Category Archives: adventures

In which I am not a bronze god


At some point along the way, I’ve turned into a person who can leave the house having forgotten to brush her teeth. And not just once, often. If it makes you feel any better, I’m never any less disgusted when I remember. It doesn’t make me feel much better, though.

Today was an accidental dirty-teeth day. which should have told me something. The weather is good at the moment – lovely, in fact; a generosity of sunshine and clear April skies – so I decided to drive down to Winchester: Tim was working just a few miles down the road, so I thought we could take some sandwiches and have a nice walk, then meet up with him after work.

I was halfway up a ramp in a multi-storey car  park, making an especially tight turn, when my power steering died. Let me tell you, until you’ve had to wrench a full car up a hill, back into reverse because you can’t turn fast enough, then forward again juuuust managing to miss the parked cars and all of this using only your own puny arms, you do not know the meaning of panic sweat. There were cars queuing behind me, Tim wasn’t answering his phone, I was blocking several people in, and both the boys were grumpy. And then my phone was about to die. Thankfully a beautiful hairy man helped me get the car into a space, for which good deed he has earned his place in Paradise. Then I got through to Tim, who came and wrestled my car out of the car park so the AA could come get it, leaving me his in return.

When I make grand, impulsive plans and they end up causing a lot of bother, I feel so foolish. Babies are a juggling act, a plate spinner of enormous proportions, and every time I feel like I’m getting the hang of it I get conked on the head. But if there were ever a city to heal a battered day, it’s Winchester in the sun. That cathedral is something else. There are so many lovely little alleyways and intriguing shops. Today there was a market, and we admired cheeses and gaping fish with great enthusiasm.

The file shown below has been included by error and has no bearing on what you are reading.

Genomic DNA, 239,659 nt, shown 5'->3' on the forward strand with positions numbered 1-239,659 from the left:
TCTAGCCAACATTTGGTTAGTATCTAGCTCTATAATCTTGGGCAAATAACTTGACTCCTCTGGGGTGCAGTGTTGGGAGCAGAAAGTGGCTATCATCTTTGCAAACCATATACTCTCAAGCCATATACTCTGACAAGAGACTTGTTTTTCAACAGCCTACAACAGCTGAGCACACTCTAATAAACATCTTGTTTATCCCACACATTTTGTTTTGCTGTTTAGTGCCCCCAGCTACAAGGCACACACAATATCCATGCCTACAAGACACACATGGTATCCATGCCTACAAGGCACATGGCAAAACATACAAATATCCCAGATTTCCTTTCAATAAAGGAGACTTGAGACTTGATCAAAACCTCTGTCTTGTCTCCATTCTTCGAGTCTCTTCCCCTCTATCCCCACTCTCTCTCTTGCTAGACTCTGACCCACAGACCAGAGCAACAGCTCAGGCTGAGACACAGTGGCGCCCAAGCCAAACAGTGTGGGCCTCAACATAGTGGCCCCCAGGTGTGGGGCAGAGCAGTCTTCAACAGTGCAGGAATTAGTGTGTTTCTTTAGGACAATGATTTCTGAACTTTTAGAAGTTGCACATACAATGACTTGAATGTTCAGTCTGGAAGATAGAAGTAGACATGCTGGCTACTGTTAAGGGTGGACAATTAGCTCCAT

If you follow the path alongside the cathedral, under a series of archways, you eventually end up at a little square pond, where a great bearded bronze someone glowers over the proceedings (Jesus? Hercules?). It’s so quiet and forgotten-about back there, it feels like another world. Henry had just fallen over his own feet – a particular talent – so to distract him from crying I told him that the pond was magical. We picked two shiny brown leaves and dropped them into the water.

‘Now you have to make a wish’, I told him. ‘Let’s wish for… a milkshake’. (Priorities.)

He didn’t say anything, but looked down at his floating leaf, absorbed.

‘What will you wish for?’ I asked.

‘Stars’, he said.

We bought milkshakes from Shakeaway, later. Some wishes I can grant, but I am puny-armed and only human. If you ever happen to be in Winchester, and follow a little path behind the cathedral to find a square pond and a bronze god, do ask him how he’s getting on with Henry’s stars.




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Virused, outside

Some truths all little boys know in their bones. You can be blistered and crusty but the park still loves you. The best way to get over an achingly dull case of hand, foot and mouth is to get out in a gale and shout a lot. And it still counts as quarantine so long as there’s no one else there.


We’ve been spending a lot of time in Goring and Streatley, lately. Not on purpose (inhabitants of Goring, you can rest easy in your beds). A couple of weeks ago the boys and I hopped on a train for a couple of stops, came off at Goring, admired the weir with a very tight grip on everyone’s wrist, and stopped in a cafe for hot chocolate. Last week Tim and I got an unexpected afternoon off when Tim’s mum popped in for a few hours, so we went back intending a country walk. It pelted it down five minutes into our opening swing competition, so we ran back to the same cafe and ate pastries instead.

Today – windy, bright, hotter than it’s been for months – we went back to the park with blistered boys hoping it would be deserted. It was. Isn’t it better to be quarantined here than at home feeling gross in front of an iPad? We think so.